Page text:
Graphene LSG supercapacitor created with a DVD burner

Graphene is also being used to boost not only the capacity and charge rate of batteries but also the longevity. With graphene tin oxide as an anode in lithium-ion batteries, for example, batteries last much longer between charges (potential capacity has increased by a factor of 10), and with almost no reduction in storage capacity between charges, effectively making technology such as electronically powered vehicles a much more viable transport solution in the future. This means that batteries (or capacitors) can be developed to last much longer and at higher capacities than previously realized. Also, it means that electronic devices may be charged within seconds, rather than minutes or hours and have hugely improved longevity.

In 2011, engineers at Northwestern University discovered that graphene anodes could hold up to 10 times more power than graphite ones, charged 10 times faster and lasted longer(click on the link below for more details).

In the year of 2013, researchers from the Rice University found that graphene laced with boron could be used to produce an ultrathin flexible anode for lithium-ion batteries. The boron which can replace a quarter of the carbon atoms that would help the lithium ions stick to the graphene, which results in faster charging (click the link below for more details).

The University of Manchester, the home of graphene, has already worked on developing a grid-scale battery and converter system on campus. The aim is to develop high capacity electrical storage capable of supplying the National Grid (click the link below for more details).

Photovoltaic Cells

Eight thousand times more solar energy is produced each year than is consumed worldwide; while some of the power reaching the Earth is harvested and utilized, a massive percentage is not. As energy needs increase, solar power is becoming an attractive alternative, but its efficiency is still lagging. Furthermore, commercially available silicon-based photovoltaic cells are expensive to produce and install.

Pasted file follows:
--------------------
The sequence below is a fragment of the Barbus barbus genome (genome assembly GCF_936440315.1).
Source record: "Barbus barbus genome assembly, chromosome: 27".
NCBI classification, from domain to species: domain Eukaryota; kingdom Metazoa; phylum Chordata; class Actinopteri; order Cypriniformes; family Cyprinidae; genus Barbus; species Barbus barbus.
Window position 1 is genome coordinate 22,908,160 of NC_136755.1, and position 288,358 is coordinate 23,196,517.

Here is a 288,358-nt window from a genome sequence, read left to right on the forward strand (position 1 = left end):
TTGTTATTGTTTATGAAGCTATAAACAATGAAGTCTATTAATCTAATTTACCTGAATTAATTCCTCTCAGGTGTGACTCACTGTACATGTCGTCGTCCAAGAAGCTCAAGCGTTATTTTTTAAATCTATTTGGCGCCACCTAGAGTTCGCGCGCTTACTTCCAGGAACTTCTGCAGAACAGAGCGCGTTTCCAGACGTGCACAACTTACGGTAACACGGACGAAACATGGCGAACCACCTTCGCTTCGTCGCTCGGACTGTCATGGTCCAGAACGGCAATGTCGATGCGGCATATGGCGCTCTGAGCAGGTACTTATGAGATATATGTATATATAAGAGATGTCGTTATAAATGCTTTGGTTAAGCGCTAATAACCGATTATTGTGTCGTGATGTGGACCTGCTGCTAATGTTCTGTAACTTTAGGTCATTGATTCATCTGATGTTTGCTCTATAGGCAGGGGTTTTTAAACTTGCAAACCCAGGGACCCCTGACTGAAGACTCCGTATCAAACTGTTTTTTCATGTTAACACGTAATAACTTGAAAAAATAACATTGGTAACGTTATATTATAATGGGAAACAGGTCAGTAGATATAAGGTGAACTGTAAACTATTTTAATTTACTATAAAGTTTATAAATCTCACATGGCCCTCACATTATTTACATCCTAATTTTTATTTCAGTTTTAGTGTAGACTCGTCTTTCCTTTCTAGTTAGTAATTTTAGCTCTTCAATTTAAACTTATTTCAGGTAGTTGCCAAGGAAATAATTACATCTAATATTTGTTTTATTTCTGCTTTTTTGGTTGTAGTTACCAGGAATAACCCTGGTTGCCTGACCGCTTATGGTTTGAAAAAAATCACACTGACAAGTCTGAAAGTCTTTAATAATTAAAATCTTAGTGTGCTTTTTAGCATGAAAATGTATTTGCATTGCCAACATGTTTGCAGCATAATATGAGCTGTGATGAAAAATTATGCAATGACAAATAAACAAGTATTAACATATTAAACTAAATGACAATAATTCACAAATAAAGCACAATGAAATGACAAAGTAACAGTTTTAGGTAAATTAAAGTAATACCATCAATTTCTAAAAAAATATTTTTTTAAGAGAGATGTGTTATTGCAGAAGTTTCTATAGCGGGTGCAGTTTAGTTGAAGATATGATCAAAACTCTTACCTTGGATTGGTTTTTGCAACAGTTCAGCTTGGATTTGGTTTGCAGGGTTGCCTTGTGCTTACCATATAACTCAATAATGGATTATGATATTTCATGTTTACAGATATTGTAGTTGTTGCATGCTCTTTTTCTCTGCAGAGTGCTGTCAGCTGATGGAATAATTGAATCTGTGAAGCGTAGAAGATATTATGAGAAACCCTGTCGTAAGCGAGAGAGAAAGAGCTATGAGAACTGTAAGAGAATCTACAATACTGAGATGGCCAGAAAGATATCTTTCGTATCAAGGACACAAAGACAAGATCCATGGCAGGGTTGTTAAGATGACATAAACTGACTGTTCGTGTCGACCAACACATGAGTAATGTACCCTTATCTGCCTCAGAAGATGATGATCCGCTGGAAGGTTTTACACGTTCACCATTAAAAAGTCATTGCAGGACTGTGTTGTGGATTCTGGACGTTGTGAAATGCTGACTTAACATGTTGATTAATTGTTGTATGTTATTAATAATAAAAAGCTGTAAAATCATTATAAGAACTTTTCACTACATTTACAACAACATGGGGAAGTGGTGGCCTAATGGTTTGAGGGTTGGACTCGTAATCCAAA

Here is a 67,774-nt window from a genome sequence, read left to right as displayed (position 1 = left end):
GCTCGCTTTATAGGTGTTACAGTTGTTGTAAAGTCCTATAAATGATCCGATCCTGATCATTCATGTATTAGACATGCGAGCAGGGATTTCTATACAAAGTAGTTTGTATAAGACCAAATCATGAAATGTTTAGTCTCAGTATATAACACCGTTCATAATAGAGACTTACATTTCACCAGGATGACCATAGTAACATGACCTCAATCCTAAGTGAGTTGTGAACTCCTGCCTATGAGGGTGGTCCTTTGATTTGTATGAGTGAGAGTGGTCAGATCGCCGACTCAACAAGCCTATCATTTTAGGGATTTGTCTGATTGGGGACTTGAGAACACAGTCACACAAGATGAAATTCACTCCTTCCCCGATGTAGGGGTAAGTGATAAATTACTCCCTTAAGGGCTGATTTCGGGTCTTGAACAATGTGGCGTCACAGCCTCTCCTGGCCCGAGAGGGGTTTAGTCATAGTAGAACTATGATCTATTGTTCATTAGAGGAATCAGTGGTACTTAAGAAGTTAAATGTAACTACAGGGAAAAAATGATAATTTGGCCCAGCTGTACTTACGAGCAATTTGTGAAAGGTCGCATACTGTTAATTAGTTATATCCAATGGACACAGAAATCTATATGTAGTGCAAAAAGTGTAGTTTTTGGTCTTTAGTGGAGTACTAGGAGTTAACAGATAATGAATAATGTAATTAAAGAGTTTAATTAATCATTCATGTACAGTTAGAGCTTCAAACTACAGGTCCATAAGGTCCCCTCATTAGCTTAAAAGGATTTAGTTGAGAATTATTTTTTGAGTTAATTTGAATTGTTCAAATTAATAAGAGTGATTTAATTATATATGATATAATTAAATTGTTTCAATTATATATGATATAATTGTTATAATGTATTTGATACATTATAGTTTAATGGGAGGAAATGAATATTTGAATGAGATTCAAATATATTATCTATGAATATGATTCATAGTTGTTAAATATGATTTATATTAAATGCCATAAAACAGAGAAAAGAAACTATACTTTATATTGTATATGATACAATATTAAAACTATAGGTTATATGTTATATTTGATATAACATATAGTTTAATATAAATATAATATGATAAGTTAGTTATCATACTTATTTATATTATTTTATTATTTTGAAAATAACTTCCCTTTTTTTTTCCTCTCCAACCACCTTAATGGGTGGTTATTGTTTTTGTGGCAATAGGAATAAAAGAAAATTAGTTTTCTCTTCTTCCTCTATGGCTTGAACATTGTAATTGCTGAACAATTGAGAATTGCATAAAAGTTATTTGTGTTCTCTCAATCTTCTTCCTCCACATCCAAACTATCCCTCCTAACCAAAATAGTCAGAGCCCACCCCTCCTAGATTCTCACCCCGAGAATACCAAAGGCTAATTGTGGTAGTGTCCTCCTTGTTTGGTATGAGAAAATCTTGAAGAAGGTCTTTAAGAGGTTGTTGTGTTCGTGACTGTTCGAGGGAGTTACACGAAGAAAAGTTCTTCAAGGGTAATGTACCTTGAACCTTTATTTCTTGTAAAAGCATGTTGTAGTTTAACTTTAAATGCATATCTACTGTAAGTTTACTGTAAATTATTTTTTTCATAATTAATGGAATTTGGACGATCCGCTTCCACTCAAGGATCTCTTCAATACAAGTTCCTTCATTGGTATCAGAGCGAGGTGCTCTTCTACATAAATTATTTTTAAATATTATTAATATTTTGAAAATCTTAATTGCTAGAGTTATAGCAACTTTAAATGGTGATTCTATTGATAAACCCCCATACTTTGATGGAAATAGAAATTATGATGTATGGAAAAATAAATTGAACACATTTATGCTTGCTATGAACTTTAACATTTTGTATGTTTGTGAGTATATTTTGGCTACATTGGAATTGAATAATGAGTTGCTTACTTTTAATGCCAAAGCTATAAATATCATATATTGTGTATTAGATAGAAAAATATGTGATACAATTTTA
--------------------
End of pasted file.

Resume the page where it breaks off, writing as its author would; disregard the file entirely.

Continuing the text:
Graphene-Enabled Solar Farm in Crete, Greece

The improvement of perovskite solar cells (PSCs) has been highly promising next-generation solar power sources with very high efficiency. Flagship researchers made excellent progress in improving the lifetime and performance of PSCs, while reducing the production cost of PSCs. Adding a reduced graphene oxide spacer layer to a PSC resulted in low-cost production of PSCs with 20% efficiency, retained up to 95% after 1000h of operation. A pilot production line and a 1 kW graphene-perovskite solar farm are in the pipeline for the next period.

Graphene could have an important role to play in anti-reflection coatings for solar cells. Researchers in India found that such cells lower reflectance near the ultraviolet part of the spectrum from 35% to 15%.

According to a team at the Massachusetts Institute of Technology, Graphene incorporated photovoltaic cells have a greater power conversion efficiency as compared to the conventional photovoltaic cells (click the link below for more details).

Hybrid cells based on graphene are less expensive and more effective as a conducting electrode than the traditionally used indium tin oxide. It also provided flexibility, is lightweight, and imparts mechanical strength and a chemical robustness to the cell.

Renewable Fuels

Researchers at the University of Manchester have discovered that graphene membranes possess the ability to be illuminated with sunlight and conduct protons at an increased rate. The photo proton effect can be used to mimic the photosynthesis process and directly harvest solar energy to produce hydrogen gas (click on the link below for more details).

This gas could then be used in fuel cells in electric vehicles. Such a move would help lower the cost of renewable hydrogen fuel and make hydrogen fuel stations a more common sight along the roads as the cost of processing drops.


As a concluding remark, I would like to say

Graphene is truly a miracle material. Graphene would help mankind to embrace the sustainable way of living in the long run. It’s going to help mankind in the ever-growing domain of renewable energy by creating products with a better efficiency than the existing ones.

This blog is an ode to the discoverers of graphene, Andre Geim and Konstantin Novoselov.



Hemanth Kumar J

Horizonite’15, Deekashaite’17, RITian’21, A proud Cinephile, Mechanical Engineering Graduate, A die-hard MUFC fan, Photographer, MUNner, Meme Creator.